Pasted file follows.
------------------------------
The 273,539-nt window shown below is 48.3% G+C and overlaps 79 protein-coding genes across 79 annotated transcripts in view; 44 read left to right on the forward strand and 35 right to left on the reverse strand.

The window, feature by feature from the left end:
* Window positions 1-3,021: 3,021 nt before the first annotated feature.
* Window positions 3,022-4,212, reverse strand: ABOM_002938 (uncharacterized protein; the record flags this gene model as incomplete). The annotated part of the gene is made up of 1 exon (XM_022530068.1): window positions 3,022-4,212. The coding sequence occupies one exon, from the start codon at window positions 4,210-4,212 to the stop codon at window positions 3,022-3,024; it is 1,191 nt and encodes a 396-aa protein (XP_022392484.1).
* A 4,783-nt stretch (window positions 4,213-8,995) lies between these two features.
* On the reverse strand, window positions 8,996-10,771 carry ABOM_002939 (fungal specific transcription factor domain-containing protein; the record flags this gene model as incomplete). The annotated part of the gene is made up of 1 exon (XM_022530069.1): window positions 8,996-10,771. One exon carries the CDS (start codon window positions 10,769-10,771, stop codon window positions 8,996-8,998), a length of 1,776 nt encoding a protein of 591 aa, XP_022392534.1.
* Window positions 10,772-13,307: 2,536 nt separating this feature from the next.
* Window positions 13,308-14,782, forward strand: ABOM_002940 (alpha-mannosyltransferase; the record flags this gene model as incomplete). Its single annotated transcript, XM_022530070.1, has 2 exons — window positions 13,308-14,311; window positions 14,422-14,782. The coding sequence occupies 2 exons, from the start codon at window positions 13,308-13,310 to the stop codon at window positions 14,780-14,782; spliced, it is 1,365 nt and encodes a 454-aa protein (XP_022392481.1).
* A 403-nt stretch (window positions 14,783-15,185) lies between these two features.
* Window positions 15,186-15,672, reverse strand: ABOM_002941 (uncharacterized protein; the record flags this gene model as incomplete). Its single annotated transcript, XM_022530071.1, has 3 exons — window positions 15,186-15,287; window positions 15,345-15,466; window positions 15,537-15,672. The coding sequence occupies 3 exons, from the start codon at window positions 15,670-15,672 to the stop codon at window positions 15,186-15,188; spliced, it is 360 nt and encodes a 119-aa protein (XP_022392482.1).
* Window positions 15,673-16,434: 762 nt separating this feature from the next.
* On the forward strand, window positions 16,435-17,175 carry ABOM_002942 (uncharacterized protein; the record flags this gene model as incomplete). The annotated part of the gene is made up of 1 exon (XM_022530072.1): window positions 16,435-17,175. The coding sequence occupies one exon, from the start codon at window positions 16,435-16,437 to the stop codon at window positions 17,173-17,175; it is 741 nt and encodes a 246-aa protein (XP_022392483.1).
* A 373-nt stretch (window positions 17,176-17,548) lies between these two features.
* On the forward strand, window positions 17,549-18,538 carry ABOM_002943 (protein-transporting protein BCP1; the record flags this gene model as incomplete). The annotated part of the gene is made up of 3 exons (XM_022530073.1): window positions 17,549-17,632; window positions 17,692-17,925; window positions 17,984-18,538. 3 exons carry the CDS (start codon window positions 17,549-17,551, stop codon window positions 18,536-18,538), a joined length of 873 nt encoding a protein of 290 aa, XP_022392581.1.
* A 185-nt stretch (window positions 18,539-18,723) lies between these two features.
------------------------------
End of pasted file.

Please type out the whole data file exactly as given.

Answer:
The 273,539-nt window shown below is 48.3% G+C and overlaps 79 protein-coding genes across 79 annotated transcripts in view; 44 read left to right on the forward strand and 35 right to left on the reverse strand.

The window, feature by feature from the left end:
* Window positions 1-3,021: 3,021 nt before the first annotated feature.
* Window positions 3,022-4,212, reverse strand: ABOM_002938 (uncharacterized protein; the record flags this gene model as incomplete). The annotated part of the gene is made up of 1 exon (XM_022530068.1): window positions 3,022-4,212. The coding sequence occupies one exon, from the start codon at window positions 4,210-4,212 to the stop codon at window positions 3,022-3,024; it is 1,191 nt and encodes a 396-aa protein (XP_022392484.1).
* A 4,783-nt stretch (window positions 4,213-8,995) lies between these two features.
* On the reverse strand, window positions 8,996-10,771 carry ABOM_002939 (fungal specific transcription factor domain-containing protein; the record flags this gene model as incomplete). The annotated part of the gene is made up of 1 exon (XM_022530069.1): window positions 8,996-10,771. One exon carries the CDS (start codon window positions 10,769-10,771, stop codon window positions 8,996-8,998), a length of 1,776 nt encoding a protein of 591 aa, XP_022392534.1.
* Window positions 10,772-13,307: 2,536 nt separating this feature from the next.
* Window positions 13,308-14,782, forward strand: ABOM_002940 (alpha-mannosyltransferase; the record flags this gene model as incomplete). Its single annotated transcript, XM_022530070.1, has 2 exons — window positions 13,308-14,311; window positions 14,422-14,782. The coding sequence occupies 2 exons, from the start codon at window positions 13,308-13,310 to the stop codon at window positions 14,780-14,782; spliced, it is 1,365 nt and encodes a 454-aa protein (XP_022392481.1).
* A 403-nt stretch (window positions 14,783-15,185) lies between these two features.
* Window positions 15,186-15,672, reverse strand: ABOM_002941 (uncharacterized protein; the record flags this gene model as incomplete). Its single annotated transcript, XM_022530071.1, has 3 exons — window positions 15,186-15,287; window positions 15,345-15,466; window positions 15,537-15,672. The coding sequence occupies 3 exons, from the start codon at window positions 15,670-15,672 to the stop codon at window positions 15,186-15,188; spliced, it is 360 nt and encodes a 119-aa protein (XP_022392482.1).
* Window positions 15,673-16,434: 762 nt separating this feature from the next.
* On the forward strand, window positions 16,435-17,175 carry ABOM_002942 (uncharacterized protein; the record flags this gene model as incomplete). The annotated part of the gene is made up of 1 exon (XM_022530072.1): window positions 16,435-17,175. The coding sequence occupies one exon, from the start codon at window positions 16,435-16,437 to the stop codon at window positions 17,173-17,175; it is 741 nt and encodes a 246-aa protein (XP_022392483.1).
* A 373-nt stretch (window positions 17,176-17,548) lies between these two features.
* On the forward strand, window positions 17,549-18,538 carry ABOM_002943 (protein-transporting protein BCP1; the record flags this gene model as incomplete). The annotated part of the gene is made up of 3 exons (XM_022530073.1): window positions 17,549-17,632; window positions 17,692-17,925; window positions 17,984-18,538. 3 exons carry the CDS (start codon window positions 17,549-17,551, stop codon window positions 18,536-18,538), a joined length of 873 nt encoding a protein of 290 aa, XP_022392581.1.
* A 185-nt stretch (window positions 18,539-18,723) lies between these two features.